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Gift titles: Five holiday treasures for the coffee table
<em>Things I Have Learned in My Life So Far</em> by Stefan Sagmeiste; <em>The Big Fat Duck Cookbook </em>by Heston Blumentha, and more
 

Things I Have Learned in My Life So Far
by Stefan Sagmeister
(Abrams, $40)
This book-like boxed-set item makes a stunning first impression, said Douglas Coupland in I.D. Stefan Sagmeister is famous in the world of graphic design, but you needn’t know that when you slide the first of the collection’s 15 paperback booklets out of their die-cut slipcase. First, the act transforms the cover image of Sagmeister’s face. Next, you’re reading a message that’s been spelled out, usually in a public place, using laundry or coat hangers or inflatable monkeys. These slogans are relentlessly upbeat: They “feel a bit like Forrest Gump goes to the Rhode Island School of Design.” But the images are beautiful, and, really, they’re “all you need.”

Le Corbusier: Le Grand
(Phaidon Press, $200)
The architect known as Le Corbusier deserves a fresh look, said Robert Zaretsky in the Houston Chronicle. Often vilified because he called for razing cities to create modernist utopias, the Swiss-born polemicist left behind built works that are as astonishing in their “deep sensuality” as in their originality.Wisely, the editors have included little text in this 20-pound monument to Le Corbusier’s career, said Jonathan Meades in New Statesman. It’s more an “archive between hard covers,” a chance for readers to immerse themselves in photo­graphs, sketches, oil paintings, and doodles until they’re persuaded that Le Corbusier was a greater “plastic artist” than theoretician. The book is a feast; “every page is dense with ideas.”

The Big Fat Duck Cookbook
by Heston Blumenthal
(Bloomsbury, $250)
It’s best to think of the season’s priciest cookbook as a museum tour, said Corey Mintz in The Toronto Star. Even an obsessive home cook is unlikely to attempt ice cream flavored with “nitro-scrambled” eggs and bacon, let alone “jelly of quail with langoustine crème and parfait of foie gras.” But the Fat Duck restaurant in Bray, England, has been racking up “world’s best” accolades for some years, and it’s inspiring simply to see how chef Heston Blumenthal works his magic. “Chefs working at this level” are “communing with the idea of perfection,” said Julia Moskin in The New York Times. We’re lucky that Blumenthal’s craft and inventiveness have been captured in such a “gorgeous and breathtakingly detailed” package.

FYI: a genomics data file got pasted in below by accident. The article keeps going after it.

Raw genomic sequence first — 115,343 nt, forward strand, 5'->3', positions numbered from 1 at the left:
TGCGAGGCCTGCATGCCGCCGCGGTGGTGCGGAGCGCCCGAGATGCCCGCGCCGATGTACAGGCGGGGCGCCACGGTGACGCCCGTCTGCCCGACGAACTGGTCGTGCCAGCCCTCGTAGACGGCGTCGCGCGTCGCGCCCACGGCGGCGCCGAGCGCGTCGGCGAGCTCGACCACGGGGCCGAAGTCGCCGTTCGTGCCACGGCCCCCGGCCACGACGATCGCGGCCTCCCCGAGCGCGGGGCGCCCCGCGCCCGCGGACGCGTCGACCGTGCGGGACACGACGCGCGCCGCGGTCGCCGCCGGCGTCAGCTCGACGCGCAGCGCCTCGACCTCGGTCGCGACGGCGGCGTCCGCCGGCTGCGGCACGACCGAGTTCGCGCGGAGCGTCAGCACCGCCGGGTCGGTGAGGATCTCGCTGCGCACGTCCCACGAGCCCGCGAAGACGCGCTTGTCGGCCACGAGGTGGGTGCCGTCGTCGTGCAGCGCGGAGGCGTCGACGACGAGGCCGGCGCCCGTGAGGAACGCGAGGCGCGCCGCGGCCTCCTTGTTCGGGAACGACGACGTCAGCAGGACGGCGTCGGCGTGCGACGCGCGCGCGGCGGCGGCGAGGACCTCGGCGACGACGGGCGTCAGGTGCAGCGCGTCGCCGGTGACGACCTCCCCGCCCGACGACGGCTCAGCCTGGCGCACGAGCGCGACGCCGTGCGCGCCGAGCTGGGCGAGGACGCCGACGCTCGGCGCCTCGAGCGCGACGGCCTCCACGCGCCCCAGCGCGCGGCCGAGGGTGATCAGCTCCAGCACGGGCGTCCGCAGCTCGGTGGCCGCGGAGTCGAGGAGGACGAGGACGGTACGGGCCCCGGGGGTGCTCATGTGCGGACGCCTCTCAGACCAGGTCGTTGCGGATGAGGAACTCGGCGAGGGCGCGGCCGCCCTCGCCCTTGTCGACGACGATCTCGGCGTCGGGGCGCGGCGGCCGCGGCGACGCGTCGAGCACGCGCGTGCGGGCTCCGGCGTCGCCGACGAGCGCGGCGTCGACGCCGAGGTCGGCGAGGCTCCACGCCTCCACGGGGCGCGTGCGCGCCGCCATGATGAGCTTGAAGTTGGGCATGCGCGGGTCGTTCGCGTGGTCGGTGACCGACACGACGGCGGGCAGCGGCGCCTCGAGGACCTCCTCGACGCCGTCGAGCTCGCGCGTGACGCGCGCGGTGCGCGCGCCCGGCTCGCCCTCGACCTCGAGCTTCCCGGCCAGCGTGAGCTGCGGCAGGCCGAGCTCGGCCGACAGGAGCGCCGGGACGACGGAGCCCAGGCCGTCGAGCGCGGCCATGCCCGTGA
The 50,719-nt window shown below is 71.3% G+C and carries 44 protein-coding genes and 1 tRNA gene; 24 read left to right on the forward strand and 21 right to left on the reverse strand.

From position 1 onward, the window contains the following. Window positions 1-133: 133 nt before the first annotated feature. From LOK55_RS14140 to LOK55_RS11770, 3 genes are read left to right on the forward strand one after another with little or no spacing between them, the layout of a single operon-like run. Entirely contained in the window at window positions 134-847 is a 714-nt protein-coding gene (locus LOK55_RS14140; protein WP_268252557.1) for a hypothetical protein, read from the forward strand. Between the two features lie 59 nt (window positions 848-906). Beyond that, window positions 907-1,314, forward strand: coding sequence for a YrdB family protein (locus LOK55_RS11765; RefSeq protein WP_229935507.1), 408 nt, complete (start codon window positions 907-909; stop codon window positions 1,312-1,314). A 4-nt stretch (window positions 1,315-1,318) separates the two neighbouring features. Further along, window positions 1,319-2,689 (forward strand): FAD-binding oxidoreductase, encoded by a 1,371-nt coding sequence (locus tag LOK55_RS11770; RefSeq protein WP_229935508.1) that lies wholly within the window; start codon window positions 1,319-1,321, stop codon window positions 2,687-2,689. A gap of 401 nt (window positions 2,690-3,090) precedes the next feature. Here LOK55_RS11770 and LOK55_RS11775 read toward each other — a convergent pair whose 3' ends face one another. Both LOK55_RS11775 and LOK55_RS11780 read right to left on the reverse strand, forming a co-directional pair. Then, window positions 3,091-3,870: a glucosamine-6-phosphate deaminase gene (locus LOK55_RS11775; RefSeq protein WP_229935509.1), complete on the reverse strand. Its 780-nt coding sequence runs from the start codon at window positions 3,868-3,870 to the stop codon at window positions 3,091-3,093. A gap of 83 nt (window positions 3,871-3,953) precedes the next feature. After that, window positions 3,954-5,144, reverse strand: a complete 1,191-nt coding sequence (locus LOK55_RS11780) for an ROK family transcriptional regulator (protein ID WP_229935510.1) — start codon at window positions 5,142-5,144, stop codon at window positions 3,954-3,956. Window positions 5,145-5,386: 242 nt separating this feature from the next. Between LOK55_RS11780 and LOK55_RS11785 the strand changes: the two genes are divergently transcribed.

Egg & Nest
by Rosamond Purcell
(Belknap/Harvard, $40)
Here’s a volume that delivers all the “tactile, sensual, and emotive pleasures” that only a book can, said Mary Thomas in the Pittsburgh Post-Gazette. “It’s a testament” to the artistry of photographer Rosamond Purcell that her detailed studies of bird eggs and bird nests are both treasured by birdwatchers and exhibited in art galleries. There’s a bit of Calder, Pollock, and Miró in the work of the birds themselves, and the accompanying text only serves to enhance one’s sense of wonder. But no words, said Cornelia Dean in The New York Times, could convey as powerfully as Purcell’s images “why people have been collecting eggs and nests for centuries.”

But That’s Another Story
by Joshua Greene and Amy Greene
(powerHouse, $75)
Richard Avedon calls Milton Greene “the best photographer of women I’ve ever seen,” said Leslie Bennetts in Vanity Fair. In a season when Avedon has put out his own handsome collection of celebrity photos, this retrospective is still a standout. During the 1950s and ’60s, Greene shot hundreds of covers for Life and Look, of everyone from Frank Sinatra to Sophia Loren. His widow, Amy, was around for most of the sessions, and she shares plenty of “gossipy recollections” here. Milton Greene’s life was “the sort of life that inspires envy,” said Jared Paul Stern in GQ. Marilyn Monroe actually lived with the couple for a time. Steve McQueen and Norman Mailer were true pals, and Paul Newman a fishing buddy. “Nice work if you can get it.”

 

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